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Sarsen stone in southern Britain: an archaeological and ethno-historical approach to an ancient industry

Whitaker, K. A. (2023) Sarsen stone in southern Britain: an archaeological and ethno-historical approach to an ancient industry. PhD thesis, University of Reading

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To link to this item DOI: 10.48683/1926.00112469


This thesis is an inter-disciplinary study of human engagement with the silcrete called sarsen stone, found dispersed across parts of south-central and south-eastern England and used prolifically since prehistory. Prehistoric sarsen megaliths (for example, Stonehenge) have dominated discussion of the cultural contexts of its use, but it enjoys a far longer relationship with people and, in those places where it is most abundant, more recent architectural sarsen fabric is an integral component informing sense-of-place. This thesis reveals the variety of Neolithic sarsen engagement, drawing that together with postmedieval sarsen industries to foreground some of the many ways that it has been exploited. By focussing on different chaînes opératoires studied through archaeological and ethnohistorical sources, I propose that sarsen stone behaves as a different material depending on the technical action applied to it and thus has the potential for varied ontological status dependent on context. A collection of six published papers, this thesis first contextualises archaeological perceptions of sarsen stone that have dominated scholarly study thus far. Newly-digitised datasets from the archived collections of twentieth century sarsen surveys are considered. Secondly, different modes of sarsen exploitation are explored through multi-scalar methodologies. A landscape approach is applied to quarries in Buckinghamshire and Wiltshire study areas, combining aerial investigation and analytical earthworks surveys with an eclectic range of archival sources to cast light on traditional sarsen-working practices. A new methodology, developed to habilitate excavated sarsen assemblages into archaeological analysis, is applied to material from Neolithic sites in Wiltshire including Marden henge and West Kennet Avenue, which with data from the Windmill Hill enclosure shows how common non-megalithic uses of sarsen were. Value in attending to this previously under-studied material in its own right is demonstrated, encouraging more detailed analysis in future research.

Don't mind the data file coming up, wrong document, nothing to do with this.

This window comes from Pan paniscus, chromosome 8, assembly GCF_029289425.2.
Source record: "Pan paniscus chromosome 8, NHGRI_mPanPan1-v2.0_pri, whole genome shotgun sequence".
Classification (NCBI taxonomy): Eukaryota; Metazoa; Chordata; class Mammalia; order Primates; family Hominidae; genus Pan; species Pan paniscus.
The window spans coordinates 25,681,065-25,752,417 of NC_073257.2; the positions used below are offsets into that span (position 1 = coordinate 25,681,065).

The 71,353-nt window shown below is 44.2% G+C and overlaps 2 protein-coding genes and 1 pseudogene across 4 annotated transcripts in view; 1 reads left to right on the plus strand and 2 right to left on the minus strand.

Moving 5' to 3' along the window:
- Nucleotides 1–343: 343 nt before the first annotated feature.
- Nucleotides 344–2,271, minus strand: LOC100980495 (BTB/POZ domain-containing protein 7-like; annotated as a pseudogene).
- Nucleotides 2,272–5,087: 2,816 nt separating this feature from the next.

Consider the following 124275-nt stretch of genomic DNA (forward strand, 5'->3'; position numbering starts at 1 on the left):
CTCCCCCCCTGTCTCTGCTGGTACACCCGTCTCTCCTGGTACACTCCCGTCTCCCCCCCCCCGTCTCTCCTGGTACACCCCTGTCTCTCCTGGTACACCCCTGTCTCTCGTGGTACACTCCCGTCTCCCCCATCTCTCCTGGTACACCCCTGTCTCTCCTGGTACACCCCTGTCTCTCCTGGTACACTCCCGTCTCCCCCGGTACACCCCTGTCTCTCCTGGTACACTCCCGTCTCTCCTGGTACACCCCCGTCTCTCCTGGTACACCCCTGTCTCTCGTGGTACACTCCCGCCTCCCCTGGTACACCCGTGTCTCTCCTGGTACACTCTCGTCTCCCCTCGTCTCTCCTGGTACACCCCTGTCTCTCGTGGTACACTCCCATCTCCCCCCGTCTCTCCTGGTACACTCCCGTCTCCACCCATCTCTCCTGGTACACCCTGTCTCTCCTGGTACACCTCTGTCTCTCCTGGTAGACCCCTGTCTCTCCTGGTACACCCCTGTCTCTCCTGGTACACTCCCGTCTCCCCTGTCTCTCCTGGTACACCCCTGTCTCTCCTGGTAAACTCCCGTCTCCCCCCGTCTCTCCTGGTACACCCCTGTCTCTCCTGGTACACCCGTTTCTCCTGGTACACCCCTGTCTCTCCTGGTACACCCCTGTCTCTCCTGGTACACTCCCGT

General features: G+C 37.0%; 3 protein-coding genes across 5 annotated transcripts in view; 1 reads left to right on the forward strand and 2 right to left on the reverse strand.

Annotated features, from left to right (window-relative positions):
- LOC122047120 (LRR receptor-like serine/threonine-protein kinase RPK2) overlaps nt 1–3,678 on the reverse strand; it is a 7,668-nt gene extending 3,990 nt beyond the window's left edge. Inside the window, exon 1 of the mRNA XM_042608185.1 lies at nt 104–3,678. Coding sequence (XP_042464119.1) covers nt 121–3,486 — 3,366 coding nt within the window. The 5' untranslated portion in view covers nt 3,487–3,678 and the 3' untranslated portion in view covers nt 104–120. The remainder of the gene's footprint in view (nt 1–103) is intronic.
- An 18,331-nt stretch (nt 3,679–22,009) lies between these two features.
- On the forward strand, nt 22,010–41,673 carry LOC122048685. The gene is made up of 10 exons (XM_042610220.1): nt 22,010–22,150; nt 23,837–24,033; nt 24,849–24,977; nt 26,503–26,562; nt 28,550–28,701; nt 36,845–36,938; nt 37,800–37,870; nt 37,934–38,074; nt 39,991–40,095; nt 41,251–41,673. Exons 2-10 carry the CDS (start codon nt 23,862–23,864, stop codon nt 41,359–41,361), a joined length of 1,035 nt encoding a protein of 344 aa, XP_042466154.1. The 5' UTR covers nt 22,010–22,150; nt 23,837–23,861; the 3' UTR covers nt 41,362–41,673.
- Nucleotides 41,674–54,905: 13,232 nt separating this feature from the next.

Item Type:Thesis (PhD)
Thesis Supervisor:Bell, M.
Thesis/Report Department:School of Archaeology, Geography & Environmental Science
Identification Number/DOI:
Divisions:Science > School of Archaeology, Geography and Environmental Science
ID Code:112469
Date on Title Page:September 2022


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